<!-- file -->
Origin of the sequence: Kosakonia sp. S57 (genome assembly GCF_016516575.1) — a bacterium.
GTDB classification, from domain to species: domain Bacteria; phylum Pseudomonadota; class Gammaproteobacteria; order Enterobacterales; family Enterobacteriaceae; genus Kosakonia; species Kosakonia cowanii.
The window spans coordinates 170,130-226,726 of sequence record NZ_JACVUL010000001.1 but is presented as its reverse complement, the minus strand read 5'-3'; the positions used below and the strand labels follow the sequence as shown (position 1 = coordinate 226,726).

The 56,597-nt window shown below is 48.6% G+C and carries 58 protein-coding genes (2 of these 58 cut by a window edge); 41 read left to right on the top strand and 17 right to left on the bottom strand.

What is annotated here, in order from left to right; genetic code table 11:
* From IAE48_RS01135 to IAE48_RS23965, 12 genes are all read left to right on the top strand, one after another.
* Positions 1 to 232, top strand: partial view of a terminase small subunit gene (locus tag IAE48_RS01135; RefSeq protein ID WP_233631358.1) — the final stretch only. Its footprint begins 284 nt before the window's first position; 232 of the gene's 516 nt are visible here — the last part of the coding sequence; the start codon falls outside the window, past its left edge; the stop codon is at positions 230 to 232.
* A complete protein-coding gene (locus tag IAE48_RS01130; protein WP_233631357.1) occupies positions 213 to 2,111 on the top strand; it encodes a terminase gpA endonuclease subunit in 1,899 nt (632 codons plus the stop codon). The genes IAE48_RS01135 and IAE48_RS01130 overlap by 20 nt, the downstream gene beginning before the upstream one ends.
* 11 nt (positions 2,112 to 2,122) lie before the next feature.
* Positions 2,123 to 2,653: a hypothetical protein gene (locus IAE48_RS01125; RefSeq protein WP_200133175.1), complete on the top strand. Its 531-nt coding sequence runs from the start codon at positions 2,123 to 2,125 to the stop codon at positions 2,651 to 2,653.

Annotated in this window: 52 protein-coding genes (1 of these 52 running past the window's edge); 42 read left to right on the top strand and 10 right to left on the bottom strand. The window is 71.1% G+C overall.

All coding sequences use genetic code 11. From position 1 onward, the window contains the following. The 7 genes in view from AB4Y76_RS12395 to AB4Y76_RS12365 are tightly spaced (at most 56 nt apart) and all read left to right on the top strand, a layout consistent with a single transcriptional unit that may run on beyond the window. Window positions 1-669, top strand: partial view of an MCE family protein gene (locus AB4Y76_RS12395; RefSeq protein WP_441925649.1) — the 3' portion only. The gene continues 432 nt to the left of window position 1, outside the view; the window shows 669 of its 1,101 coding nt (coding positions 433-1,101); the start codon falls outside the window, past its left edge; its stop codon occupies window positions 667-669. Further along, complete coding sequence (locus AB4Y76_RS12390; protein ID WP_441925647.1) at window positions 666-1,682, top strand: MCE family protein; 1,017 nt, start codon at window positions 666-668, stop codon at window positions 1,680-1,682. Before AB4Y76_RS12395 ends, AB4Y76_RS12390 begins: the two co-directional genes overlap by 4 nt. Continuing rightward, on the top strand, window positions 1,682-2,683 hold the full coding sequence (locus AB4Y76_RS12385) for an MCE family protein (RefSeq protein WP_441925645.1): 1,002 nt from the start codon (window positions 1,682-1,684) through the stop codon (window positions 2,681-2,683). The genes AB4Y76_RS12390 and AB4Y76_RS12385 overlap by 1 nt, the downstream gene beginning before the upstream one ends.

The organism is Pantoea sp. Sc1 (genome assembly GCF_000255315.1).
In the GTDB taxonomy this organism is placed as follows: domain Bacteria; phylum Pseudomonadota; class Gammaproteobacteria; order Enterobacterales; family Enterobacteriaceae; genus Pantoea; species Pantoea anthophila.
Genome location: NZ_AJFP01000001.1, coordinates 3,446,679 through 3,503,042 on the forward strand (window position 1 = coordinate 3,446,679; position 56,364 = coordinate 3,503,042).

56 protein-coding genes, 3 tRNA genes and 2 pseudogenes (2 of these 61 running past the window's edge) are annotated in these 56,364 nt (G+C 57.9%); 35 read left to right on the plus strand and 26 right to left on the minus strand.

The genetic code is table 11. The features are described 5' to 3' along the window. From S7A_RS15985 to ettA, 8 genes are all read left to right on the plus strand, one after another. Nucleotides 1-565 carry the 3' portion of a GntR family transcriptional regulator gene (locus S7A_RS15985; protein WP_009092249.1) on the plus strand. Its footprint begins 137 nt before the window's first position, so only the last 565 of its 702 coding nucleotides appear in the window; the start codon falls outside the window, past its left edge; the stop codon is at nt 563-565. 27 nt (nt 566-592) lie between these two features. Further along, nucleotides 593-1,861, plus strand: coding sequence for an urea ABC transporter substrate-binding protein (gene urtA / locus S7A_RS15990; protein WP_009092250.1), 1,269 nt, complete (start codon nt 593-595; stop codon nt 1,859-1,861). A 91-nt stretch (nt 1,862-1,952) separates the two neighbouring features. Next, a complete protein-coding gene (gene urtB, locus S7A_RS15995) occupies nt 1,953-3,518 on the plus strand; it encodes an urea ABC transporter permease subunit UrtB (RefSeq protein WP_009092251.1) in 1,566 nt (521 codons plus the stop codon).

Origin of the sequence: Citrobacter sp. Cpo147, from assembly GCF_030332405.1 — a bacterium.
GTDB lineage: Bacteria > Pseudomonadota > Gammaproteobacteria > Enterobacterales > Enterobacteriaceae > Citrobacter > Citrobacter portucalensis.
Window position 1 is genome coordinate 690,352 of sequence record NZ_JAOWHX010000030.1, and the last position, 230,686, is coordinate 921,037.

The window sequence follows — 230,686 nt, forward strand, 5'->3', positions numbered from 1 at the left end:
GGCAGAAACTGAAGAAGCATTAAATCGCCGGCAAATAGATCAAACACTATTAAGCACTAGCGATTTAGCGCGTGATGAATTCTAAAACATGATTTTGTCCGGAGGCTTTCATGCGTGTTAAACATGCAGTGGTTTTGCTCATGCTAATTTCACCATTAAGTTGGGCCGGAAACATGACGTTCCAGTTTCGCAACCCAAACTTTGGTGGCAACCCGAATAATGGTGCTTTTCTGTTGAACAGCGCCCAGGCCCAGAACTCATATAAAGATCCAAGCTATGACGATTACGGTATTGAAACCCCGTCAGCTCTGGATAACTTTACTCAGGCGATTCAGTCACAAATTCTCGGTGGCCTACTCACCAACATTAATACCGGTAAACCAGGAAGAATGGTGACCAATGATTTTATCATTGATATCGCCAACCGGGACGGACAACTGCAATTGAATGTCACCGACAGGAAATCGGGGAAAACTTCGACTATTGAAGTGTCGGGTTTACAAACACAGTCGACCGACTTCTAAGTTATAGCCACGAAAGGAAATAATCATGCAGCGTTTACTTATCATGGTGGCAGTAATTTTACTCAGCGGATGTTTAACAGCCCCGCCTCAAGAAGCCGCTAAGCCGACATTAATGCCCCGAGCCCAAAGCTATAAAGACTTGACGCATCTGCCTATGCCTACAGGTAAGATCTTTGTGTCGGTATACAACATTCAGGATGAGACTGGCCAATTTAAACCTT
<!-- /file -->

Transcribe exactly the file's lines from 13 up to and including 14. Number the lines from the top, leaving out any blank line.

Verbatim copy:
The organism is Pantoea sp. Sc1 (genome assembly GCF_000255315.1).
In the GTDB taxonomy this organism is placed as follows: domain Bacteria; phylum Pseudomonadota; class Gammaproteobacteria; order Enterobacterales; family Enterobacteriaceae; genus Pantoea; species Pantoea anthophila.